Further, it was assessed whether disease progression markers such as CD4 cell count and virus load are significantly different between the patient groups infected with CCR5 and CXCR4 or D/M virus. Testing for a correlation of CRT with CD4 cell counts and viral loads at the time of diagnosis revealed a median CD4 cell count of 61 cells/μl [interquartile range (IQR) 33–130] in the 31 patients infected with CCR5-tropic virus strains compared with 32 cells/μl (IQR 11–144) in the 19 patients infected with CXCR4 or D/M virus, yielding no statistical significance (P = 0.35). The individual distribution of CD4 cell numbers in both tropism groups is shown in Fig. 1. Analysis of the correlation between viral load and tropism showed that the median viral load at the time of diagnosis in the patient samples containing CCR5-tropic virus was 5.34 log copies/ml plasma (IQR 4.85–6.31), whereas in the patient samples containing CXCR4 or D/M virus, it was 5.20 log copies/ml (IQR 4.73–5.72). This difference in viral load values between the two tropism groups was not statistically significant (P = 0.28). The individual distribution of viral load values for both tropism groups is shown in Fig. 2.
We also investigated whether the CRT determined in these patients was associated with the stage of disease at the time of presentation. No association was found when considering the whole group of the late presenters included in the study, as shown in Table 2.
An analysis of other factors such as age, sex, infecting virus subtype, route of transmission and IRIS events and their association with CRT is also summarized in Table 2. A statistically significant correlation was found only for the mode of transmission, showing that the intravenous drug users in this study harbor only X4/DM strains.
We then investigated whether X4 or D/M tropism is more frequently observed in patients with very late presentation, defined as a CD4 cell count of less than 50 cells/μl at the time of diagnosis. However, there was no significant correlation found between very late presentation and the tropism of the infecting virus strain (P = 0.27).
Finally, we analyzed whether there is an association between the clinical and laboratory parameters described above and CRT in patients with a very late presentation (CD4 cell counts of <50 cells/μl at first diagnosis of HIV infection). It was shown that all of the very late-presenting patients infected by R5 virus strains (n = 11) were in Centers for Disease Control and Prevention (CDC) stage C3, whereas of those infected with X4-tropic or D/M-tropic virus, only five patients (50%) were in CDC stage C3, one was in stage B3 and four were in stage A3 (P = 0.04). For a more detailed description of very late presenters' CDC stages and presenting symptoms, see Table 3.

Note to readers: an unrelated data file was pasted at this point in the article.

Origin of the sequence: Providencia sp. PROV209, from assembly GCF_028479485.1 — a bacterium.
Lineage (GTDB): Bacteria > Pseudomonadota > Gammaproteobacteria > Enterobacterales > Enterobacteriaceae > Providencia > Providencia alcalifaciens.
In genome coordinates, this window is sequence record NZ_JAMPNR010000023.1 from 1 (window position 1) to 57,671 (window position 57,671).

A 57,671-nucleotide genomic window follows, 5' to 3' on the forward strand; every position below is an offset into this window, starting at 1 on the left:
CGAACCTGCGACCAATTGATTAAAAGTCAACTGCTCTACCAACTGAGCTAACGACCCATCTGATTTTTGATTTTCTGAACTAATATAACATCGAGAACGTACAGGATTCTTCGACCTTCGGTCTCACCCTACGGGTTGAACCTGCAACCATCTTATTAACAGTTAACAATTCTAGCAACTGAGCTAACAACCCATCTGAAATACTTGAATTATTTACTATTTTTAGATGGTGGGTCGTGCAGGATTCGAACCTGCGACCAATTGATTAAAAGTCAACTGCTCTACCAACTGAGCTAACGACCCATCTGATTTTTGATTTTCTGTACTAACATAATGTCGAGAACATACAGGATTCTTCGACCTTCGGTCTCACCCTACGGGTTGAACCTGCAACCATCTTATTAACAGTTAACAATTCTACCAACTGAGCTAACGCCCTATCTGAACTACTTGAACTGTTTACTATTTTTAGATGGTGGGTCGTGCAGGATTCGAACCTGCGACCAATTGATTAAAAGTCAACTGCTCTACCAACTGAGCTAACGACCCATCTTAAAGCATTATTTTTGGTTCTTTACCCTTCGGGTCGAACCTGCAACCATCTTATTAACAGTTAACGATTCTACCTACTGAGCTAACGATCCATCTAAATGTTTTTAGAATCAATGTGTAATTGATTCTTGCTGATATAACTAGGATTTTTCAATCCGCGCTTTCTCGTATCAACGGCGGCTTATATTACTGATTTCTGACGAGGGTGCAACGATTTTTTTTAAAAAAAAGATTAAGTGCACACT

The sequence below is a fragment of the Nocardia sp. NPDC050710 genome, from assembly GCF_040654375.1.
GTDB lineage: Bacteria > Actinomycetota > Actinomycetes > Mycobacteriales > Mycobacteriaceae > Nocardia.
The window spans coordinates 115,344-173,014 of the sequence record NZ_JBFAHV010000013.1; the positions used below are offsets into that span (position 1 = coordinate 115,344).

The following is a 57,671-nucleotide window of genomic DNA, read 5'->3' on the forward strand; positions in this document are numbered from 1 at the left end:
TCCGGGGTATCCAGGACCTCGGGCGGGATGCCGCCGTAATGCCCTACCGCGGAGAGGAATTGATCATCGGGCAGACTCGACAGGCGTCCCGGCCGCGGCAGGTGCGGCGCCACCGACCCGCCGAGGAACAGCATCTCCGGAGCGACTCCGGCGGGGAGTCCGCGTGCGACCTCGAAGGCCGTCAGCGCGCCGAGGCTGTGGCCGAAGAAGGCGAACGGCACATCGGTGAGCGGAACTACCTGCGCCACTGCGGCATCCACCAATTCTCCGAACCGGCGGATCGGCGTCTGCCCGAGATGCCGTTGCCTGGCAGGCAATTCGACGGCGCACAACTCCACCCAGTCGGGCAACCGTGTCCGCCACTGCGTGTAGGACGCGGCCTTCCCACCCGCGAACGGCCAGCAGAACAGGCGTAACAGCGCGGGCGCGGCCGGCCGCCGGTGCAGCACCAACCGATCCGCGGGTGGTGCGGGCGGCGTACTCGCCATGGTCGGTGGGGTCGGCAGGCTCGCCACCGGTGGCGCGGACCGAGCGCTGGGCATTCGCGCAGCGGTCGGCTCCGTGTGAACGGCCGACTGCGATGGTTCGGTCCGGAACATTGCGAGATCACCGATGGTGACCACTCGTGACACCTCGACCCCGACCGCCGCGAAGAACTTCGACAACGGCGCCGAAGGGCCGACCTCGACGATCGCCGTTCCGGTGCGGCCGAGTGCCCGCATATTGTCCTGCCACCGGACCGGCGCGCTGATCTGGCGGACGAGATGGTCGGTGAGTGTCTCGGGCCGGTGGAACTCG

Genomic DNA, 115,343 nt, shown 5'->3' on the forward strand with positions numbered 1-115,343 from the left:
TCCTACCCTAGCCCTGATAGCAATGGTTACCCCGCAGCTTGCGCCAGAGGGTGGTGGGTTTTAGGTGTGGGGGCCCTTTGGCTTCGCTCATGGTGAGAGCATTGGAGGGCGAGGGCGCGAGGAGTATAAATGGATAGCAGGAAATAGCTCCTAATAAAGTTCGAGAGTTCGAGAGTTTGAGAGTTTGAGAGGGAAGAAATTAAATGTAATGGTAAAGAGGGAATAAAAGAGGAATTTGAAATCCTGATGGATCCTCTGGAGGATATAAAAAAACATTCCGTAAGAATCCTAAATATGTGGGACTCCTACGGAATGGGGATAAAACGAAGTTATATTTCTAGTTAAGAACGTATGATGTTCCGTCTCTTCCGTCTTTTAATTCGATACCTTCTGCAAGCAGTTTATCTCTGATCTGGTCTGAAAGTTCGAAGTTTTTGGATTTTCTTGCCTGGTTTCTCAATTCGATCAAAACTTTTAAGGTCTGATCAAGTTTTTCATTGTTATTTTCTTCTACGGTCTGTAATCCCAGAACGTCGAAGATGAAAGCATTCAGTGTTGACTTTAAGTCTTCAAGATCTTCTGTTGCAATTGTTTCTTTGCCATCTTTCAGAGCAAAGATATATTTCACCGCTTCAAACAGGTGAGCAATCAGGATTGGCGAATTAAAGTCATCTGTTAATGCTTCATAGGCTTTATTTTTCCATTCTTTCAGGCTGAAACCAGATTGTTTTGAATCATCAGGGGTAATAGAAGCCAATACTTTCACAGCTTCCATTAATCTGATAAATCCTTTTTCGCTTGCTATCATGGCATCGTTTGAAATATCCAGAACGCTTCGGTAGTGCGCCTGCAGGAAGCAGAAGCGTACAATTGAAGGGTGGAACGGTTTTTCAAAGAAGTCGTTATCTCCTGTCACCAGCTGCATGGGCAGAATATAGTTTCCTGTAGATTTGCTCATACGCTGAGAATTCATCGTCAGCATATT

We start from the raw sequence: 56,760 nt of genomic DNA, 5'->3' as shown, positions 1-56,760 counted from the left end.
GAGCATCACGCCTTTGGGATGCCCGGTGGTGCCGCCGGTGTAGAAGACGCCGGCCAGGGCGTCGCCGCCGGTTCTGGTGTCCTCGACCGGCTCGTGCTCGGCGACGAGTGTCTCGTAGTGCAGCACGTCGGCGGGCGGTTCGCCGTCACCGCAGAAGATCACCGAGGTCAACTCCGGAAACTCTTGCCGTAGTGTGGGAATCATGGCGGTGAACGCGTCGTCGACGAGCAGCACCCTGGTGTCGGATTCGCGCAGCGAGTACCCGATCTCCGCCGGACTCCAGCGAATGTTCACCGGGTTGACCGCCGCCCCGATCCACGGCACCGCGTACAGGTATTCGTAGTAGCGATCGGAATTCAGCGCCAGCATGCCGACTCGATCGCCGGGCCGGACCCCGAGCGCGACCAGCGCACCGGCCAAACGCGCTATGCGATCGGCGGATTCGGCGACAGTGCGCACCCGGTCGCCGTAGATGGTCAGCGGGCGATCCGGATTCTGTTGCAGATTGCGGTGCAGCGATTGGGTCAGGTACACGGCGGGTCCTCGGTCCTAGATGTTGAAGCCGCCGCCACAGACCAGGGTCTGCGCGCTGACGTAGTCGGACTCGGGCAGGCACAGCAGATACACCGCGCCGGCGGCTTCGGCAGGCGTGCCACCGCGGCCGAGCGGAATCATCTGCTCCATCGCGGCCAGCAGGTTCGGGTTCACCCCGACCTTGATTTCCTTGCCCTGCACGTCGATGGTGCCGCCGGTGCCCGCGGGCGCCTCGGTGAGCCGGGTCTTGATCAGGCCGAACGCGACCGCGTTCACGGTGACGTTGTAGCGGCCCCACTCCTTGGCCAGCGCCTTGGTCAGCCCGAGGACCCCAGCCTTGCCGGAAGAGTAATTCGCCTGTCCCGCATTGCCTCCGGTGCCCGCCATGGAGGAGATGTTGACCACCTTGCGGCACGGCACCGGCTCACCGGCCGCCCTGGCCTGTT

Late diagnosis of HIV infection occurs in a substantial proportion of patients newly diagnosed as HIV-positive [20,29], and these represent up to 43% of all newly detected HIV infections in some countries. Treatment of this patient collective poses a challenge to the physician because complications are common and mortality is high . So far, however, there has been little specific data available on the CRT of the HIV strains emerging in patients with late diagnosis.
In our study, in the majority (62%) of ART-naive patients with a late diagnosis, R5 virus strains were detected. Direct comparison of these data with those from other studies is limited by differences in study design, patient characteristics and the tropism assay used. Previous studies [17,30] were performed in chronically infected ART-naive patients but included patients with higher CD4 cell counts than in our population, marking an overall less progressed stage of HIV infection of the cohorts. In these less progressed cohorts, X4 and D/M virus strains were detected at a lower percentage (18%, as predicted using the ViroLogic PhenoSense assay  and 25%, as predicted using the Support Vector Machine (SVM) method ) than in our patient group. This is not surprising, as X4 virus is more likely to be detected in more advanced disease . Shepherd et al.  showed in a study on treatment-naive patients, which also included patients with an AIDS-defining illness, that 52% of the patients harbored X4 virus strains. These data were generated by using the phenotypic Trofile assay for tropism prediction, and the higher percentage found compared with the current study is probably due to differences in test system, study design and population.
The role of ART in the selection of X4 virus variants is controversial. Although some authors have observed an R5-to-X4 CRT switch during ART , others have described a lack of apparent impact of ART on the HIV tropism switch [28,33,34] as well as a relatively high degree of V3 sequence conservation during long-term ART , and there are, therefore, conflicting views on this subject [18,34]. The frequency of X4 and D/M tropism of 38% found in our current study for ART-naive late presenters was similar to that described for late-stage patients who had been heavily pretreated with ART. Studies [6,7] on a collective of heavily pretreated, triple-class drug-resistant patients in late-stage infection showed that 39% of the patients carried X4-tropic and D/M-tropic strains. This comparison of the tropism data between treated and naive patients at a late stage of infection now supports the view that ART itself has a limited role in the switch to X4 tropism. It seems that the late stage and progression of infection itself as well as the immunological impairment that it causes may be more likely to influence the increased appearance of X4-tropic viruses.